Next time I think I’ll do a little more preparation in the form of plotting, because the wandering plot was my demise on this one.

I fell shy of the 50,000 word goal, but I did get to 30,000 and that’s 30,000 more than 0.

I did not ignore my family nearly as much as I anticipated, though I did drink copious amounts of coffee to battle the post turkey haze. Many brain cells were lost.

Will I do it again next year? Of course I will. I’m doing it again next month! Because that’s what writers do. We write! Ah, the insanity of it all.

Goodbye November. Hello December. I need a nap.

Image from www.pandart.org

Day 18

Inside Nana’s spacious Buick Regal–now Bo’s–I consider a new tactic for the subject of his pills when he tosses me a folded-up piece of paper.

“I wrote you a song.”

I unfold it and stare at the elegant loops of his cursive as the words slowly come into focus.

Come with me into the woods

                  so lovely, dark and deep

I’ll lay you down upon the ground

                  this promise I will keep

Don’t fear the end, for day’s small death

                 is lovely, dark and deep

I’ll be right here to hold your hand

                  this promise I will keep

Now close your eyes and sing a song–

                   my lovely–dark and deep

I’ll follow you into the night

                  this promise I will keep

This song must be anout Nana, about laying her to rest. I remember how I sang to her in the end, church songs she loved best. It seemed to give her peace and it was all I could do by then to comfort her and me.

“Sing it for us, Tabby Cat,” he says. “Any melody will do.”

Days 15, 16 and 17

But standing in the church on Sunday morning, singing the hymns side by side, I see a flicker of belief in his eyes. Hope for better times. Maybe he’s thinking of Nana, who always told us we were all God’s children, loved and precious. She believed enough for the both of us. And every Sunday, standing by her side, singing His praise, I felt the light and hope fill me up and I held onto it for as long as I could.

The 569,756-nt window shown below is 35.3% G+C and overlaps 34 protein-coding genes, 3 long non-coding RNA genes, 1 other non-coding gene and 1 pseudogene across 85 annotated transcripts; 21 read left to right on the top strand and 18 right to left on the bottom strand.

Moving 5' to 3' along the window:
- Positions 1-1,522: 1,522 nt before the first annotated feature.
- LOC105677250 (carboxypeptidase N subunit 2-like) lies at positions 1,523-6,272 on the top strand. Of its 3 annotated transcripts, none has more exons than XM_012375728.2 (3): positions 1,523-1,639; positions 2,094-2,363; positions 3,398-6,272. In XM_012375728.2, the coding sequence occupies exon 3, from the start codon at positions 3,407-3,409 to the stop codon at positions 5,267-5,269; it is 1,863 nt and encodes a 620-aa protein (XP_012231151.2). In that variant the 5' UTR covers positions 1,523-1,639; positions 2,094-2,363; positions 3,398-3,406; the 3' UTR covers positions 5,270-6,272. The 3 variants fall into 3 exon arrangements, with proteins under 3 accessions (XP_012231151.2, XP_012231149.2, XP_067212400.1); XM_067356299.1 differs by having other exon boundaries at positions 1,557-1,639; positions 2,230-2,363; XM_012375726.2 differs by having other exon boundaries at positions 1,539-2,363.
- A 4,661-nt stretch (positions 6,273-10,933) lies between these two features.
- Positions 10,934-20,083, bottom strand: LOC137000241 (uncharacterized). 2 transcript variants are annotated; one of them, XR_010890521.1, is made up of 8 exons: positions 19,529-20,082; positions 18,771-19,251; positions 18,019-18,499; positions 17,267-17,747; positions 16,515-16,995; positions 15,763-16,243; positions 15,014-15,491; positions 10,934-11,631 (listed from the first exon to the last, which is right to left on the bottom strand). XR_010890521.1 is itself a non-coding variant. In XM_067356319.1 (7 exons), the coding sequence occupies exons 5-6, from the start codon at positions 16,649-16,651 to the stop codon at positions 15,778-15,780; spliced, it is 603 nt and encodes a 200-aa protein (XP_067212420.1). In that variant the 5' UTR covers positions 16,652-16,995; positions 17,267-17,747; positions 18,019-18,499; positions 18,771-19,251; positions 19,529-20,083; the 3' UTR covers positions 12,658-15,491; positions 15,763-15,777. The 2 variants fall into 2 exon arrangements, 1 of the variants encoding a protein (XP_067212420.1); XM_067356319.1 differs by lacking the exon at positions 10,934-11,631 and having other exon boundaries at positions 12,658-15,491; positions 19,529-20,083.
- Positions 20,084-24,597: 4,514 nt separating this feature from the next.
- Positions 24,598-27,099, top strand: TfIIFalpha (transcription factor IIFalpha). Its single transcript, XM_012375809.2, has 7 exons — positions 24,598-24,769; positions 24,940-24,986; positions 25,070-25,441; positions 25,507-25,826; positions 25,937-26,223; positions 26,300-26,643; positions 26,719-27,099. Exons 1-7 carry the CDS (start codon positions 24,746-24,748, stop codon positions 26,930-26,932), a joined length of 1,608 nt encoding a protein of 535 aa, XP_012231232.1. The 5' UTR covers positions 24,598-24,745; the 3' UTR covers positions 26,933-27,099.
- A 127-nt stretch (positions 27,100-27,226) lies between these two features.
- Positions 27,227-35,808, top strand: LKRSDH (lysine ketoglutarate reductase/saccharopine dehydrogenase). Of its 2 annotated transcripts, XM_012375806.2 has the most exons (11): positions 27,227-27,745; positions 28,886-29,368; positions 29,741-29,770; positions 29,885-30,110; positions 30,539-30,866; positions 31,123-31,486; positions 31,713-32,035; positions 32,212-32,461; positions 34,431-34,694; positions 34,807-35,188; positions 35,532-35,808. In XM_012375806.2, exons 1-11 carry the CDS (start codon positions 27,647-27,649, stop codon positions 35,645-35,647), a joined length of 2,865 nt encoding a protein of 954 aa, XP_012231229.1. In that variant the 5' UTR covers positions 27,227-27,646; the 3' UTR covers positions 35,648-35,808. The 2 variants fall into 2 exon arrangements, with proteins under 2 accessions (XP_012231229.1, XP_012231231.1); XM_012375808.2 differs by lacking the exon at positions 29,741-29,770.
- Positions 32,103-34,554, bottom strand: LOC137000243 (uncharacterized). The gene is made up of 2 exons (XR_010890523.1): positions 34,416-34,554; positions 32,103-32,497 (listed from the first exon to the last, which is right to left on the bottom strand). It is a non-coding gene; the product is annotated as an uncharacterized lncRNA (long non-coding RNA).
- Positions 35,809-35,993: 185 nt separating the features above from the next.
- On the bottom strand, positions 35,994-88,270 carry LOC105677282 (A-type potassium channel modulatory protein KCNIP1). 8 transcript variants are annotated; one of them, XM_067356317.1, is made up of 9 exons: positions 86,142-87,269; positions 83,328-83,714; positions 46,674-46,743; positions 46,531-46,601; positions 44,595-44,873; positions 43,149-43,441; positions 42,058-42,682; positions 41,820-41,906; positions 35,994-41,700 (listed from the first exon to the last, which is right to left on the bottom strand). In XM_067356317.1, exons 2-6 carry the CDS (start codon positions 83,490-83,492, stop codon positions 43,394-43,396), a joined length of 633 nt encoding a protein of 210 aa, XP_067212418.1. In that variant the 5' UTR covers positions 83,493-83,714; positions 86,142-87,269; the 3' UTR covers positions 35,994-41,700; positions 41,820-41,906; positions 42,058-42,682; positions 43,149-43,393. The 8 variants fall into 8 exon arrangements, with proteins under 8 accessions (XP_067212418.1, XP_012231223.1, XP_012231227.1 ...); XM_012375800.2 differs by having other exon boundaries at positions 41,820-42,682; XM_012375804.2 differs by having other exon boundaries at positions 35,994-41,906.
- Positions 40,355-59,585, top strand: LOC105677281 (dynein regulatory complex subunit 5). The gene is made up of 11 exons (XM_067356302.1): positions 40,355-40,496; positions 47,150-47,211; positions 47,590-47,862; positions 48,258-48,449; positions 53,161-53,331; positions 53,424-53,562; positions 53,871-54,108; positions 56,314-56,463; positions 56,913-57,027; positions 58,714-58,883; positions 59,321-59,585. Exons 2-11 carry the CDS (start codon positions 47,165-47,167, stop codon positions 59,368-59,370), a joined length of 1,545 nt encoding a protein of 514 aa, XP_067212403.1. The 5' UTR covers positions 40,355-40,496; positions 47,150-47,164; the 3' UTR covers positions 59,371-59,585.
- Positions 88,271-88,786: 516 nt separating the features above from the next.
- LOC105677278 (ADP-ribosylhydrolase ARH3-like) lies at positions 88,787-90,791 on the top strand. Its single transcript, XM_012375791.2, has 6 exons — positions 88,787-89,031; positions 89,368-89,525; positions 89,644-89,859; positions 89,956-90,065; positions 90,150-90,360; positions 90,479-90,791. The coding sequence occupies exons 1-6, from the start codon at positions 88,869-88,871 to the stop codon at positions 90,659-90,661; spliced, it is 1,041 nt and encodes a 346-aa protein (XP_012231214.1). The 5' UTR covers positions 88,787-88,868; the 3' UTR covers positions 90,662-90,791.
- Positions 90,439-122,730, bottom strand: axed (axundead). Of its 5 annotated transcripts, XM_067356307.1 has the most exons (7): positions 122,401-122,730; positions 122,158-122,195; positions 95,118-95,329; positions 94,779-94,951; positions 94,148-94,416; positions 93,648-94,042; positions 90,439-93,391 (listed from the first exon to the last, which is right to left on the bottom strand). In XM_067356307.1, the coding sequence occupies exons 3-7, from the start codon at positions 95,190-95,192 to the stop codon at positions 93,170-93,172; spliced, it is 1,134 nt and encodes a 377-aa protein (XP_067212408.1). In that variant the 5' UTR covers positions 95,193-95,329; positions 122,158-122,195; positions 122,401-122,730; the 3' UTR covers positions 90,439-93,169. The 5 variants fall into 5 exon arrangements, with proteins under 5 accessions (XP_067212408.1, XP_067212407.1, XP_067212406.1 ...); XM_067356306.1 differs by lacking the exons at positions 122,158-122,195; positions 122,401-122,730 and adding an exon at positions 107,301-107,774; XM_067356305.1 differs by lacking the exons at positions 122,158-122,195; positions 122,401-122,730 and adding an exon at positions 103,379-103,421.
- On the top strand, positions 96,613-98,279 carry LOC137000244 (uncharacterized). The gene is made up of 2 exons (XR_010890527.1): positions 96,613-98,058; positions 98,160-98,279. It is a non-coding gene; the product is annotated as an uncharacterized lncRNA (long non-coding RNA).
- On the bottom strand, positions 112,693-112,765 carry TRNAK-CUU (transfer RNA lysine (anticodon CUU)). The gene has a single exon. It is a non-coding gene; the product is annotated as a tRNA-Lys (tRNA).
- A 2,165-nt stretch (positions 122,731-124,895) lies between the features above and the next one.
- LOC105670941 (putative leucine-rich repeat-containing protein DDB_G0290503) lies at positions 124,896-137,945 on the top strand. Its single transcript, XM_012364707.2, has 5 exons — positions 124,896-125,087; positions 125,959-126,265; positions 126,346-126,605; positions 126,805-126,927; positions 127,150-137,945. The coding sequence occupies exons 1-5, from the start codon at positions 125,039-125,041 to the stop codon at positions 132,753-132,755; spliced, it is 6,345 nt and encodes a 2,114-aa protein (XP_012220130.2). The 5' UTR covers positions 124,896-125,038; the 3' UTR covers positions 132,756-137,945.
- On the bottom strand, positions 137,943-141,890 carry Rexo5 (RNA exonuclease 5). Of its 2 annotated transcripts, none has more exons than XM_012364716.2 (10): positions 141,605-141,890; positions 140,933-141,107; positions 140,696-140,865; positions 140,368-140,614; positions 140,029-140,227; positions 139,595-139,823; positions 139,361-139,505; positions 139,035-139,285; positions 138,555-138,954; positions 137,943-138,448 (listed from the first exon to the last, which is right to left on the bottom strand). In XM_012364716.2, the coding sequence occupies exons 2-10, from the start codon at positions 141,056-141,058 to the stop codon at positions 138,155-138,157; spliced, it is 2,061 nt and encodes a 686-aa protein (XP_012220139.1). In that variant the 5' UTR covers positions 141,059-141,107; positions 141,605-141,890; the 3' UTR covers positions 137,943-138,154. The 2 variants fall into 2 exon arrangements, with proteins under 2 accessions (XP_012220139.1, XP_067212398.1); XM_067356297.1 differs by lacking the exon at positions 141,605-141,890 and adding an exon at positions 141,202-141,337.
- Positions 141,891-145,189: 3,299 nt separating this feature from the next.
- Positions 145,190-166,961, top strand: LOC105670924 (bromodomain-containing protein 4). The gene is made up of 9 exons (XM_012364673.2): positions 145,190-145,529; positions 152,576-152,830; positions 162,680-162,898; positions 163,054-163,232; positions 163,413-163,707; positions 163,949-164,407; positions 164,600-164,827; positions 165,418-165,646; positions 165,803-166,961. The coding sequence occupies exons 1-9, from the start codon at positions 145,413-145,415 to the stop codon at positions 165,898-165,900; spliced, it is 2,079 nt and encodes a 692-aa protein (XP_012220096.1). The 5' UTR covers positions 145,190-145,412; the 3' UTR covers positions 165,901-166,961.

After church we stand outside and catch up with Nana’s friends–there are so many. Everyone in the congregation, it seems, was touched by her. Several ladies invite us out to lunch, but Bo declines for the both of us. We have plans to pay someone important a visit. Afterward we drive to _________, where Nana was laid to rest in the Sorrell family plot, next to her husband, Buford I, who according to Nana, was an alcoholic and when Nana’s three living sons were old enough, they scattered like buckshots across the south. Nana said they all had a touch of their father’s darkness, which is what she called depression. “He’s got the darkness just like his father,” Nana once said about Bo. “But we’ll show him the light of Jesus, won’t we, honey?”

On Nana’s other side is the baby girl, her only daughter, who was stillborn. Helen was her name. Nana always told me I was sent to her to heal the hole in her heart that her daughter’s passing left behind.

Bo runs one hand over the arch of granite that is Nana’s headstone, larger than the rest. Bo got the most expensive rock Chandler Funeral Home had to offer, because he said when we went to visit her grave, he didn’t want it to look cheap.

“We aren’t so close in life as we are in death,” he says. “The Sorrells, cozied up like bedbugs, for all of eternity.”

Days 13 and 14

“Where have you been?” I ask Holly with the movie on mute.

“None of your business.” She continues on to her room without glancing my way. Soon enough I hear her music,  louder than it needs to be, making me invisible to her in every way possible.

————————-

I study Bo’s face, perfectly calm and composed, but his eyes are distant, plotting. “I think we should set his car on fire,” he says without regret or hesitation. “With him in it.”